Polygenic traits have dominant and recessive alleles, but so many genes influence an organism’s phenotype for these traits that the final result is the result of many complex interactions. One gene’s effect on a polygenic trait can be difficult or impossible to determine.
When charted, polygenic traits form a bell curve rather than a ratio, as single-gene traits do. The color of human skin, for instance, varies on a continuous gradient from light to dark, and it cannot be quantified; one can only compare one’s skin tone to others to get an idea of how light or dark it is. Although some people have extremely light or extremely dark skin, the majority of people fall somewhere in the middle.
Examples of Polygenic Traits
It is estimated that there are over 400 genes associated with height, and all of these genes interact to determine a person’s phenotype. This is a large number, but it makes sense since height is a combination of many different body parts, including legs, torsos, and even necks. There is also a possibility that polygenic traits can be influenced by an organism’s environment.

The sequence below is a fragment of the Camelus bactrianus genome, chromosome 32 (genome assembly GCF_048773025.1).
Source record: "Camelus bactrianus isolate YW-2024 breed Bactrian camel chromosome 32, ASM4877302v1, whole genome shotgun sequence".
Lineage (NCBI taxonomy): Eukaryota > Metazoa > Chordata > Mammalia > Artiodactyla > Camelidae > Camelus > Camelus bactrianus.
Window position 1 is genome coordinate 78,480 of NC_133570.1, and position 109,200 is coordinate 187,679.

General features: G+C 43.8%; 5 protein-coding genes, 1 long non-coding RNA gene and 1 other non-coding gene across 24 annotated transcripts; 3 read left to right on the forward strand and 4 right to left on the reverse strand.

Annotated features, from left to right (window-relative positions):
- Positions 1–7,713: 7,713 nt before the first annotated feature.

Lack of nutrition during childhood can stunt a person’s growth and make them smaller and shorter than they would otherwise be. Genetics determine 90% of a person’s adult height, while the environment affects 10%.
Although tall parents tend to have tall children, there is a wide variation in the height that each child can be. On other words, tall parents can also have short children, and vice versa. This is represented by the many data points shown for each averaged height, with bigger data points representing a larger number of people.
In humans, skin color is influenced by many things, but the pigment melanin influences most of a person’s phenotype. In general, the more melanin a person has, the darker their skin is. Albino people produce no melanin at all. The body creates more melanin to protect against the sun’s UV rays, which is why skin darkens after prolonged sun exposure.
The amount and type of melanin that a person produces, such as eumelanin, pheomelanin, and neuromelanin, is controlled by multiple genes, and the different types of melanin interact to form the final phenotype. For example, people with red hair have more pheomelanin and often have a pinkish skin tone.